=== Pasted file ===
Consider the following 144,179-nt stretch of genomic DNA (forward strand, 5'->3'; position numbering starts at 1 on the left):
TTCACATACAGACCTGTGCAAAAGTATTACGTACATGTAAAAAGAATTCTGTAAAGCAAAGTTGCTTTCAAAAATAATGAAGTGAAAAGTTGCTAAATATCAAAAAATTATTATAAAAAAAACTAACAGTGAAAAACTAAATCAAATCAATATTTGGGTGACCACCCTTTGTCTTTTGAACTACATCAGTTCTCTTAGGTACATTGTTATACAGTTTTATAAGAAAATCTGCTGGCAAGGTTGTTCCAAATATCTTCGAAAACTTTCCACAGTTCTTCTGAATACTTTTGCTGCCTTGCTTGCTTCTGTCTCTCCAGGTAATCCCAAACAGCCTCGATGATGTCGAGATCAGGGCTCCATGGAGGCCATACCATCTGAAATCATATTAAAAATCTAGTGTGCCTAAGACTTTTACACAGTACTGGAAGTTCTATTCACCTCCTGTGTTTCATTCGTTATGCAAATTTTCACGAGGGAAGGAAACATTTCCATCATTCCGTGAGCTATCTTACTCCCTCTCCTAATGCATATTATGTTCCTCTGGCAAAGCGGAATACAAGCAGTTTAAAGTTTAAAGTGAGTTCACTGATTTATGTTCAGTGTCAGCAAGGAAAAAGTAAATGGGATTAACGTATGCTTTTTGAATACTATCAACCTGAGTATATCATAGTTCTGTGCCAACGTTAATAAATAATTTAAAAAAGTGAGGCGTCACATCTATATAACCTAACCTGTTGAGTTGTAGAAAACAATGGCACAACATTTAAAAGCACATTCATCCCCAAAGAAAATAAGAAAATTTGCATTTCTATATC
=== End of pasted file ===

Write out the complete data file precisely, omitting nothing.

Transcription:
Consider the following 144,179-nt stretch of genomic DNA (forward strand, 5'->3'; position numbering starts at 1 on the left):
TTCACATACAGACCTGTGCAAAAGTATTACGTACATGTAAAAAGAATTCTGTAAAGCAAAGTTGCTTTCAAAAATAATGAAGTGAAAAGTTGCTAAATATCAAAAAATTATTATAAAAAAAACTAACAGTGAAAAACTAAATCAAATCAATATTTGGGTGACCACCCTTTGTCTTTTGAACTACATCAGTTCTCTTAGGTACATTGTTATACAGTTTTATAAGAAAATCTGCTGGCAAGGTTGTTCCAAATATCTTCGAAAACTTTCCACAGTTCTTCTGAATACTTTTGCTGCCTTGCTTGCTTCTGTCTCTCCAGGTAATCCCAAACAGCCTCGATGATGTCGAGATCAGGGCTCCATGGAGGCCATACCATCTGAAATCATATTAAAAATCTAGTGTGCCTAAGACTTTTACACAGTACTGGAAGTTCTATTCACCTCCTGTGTTTCATTCGTTATGCAAATTTTCACGAGGGAAGGAAACATTTCCATCATTCCGTGAGCTATCTTACTCCCTCTCCTAATGCATATTATGTTCCTCTGGCAAAGCGGAATACAAGCAGTTTAAAGTTTAAAGTGAGTTCACTGATTTATGTTCAGTGTCAGCAAGGAAAAAGTAAATGGGATTAACGTATGCTTTTTGAATACTATCAACCTGAGTATATCATAGTTCTGTGCCAACGTTAATAAATAATTTAAAAAAGTGAGGCGTCACATCTATATAACCTAACCTGTTGAGTTGTAGAAAACAATGGCACAACATTTAAAAGCACATTCATCCCCAAAGAAAATAAGAAAATTTGCATTTCTATATC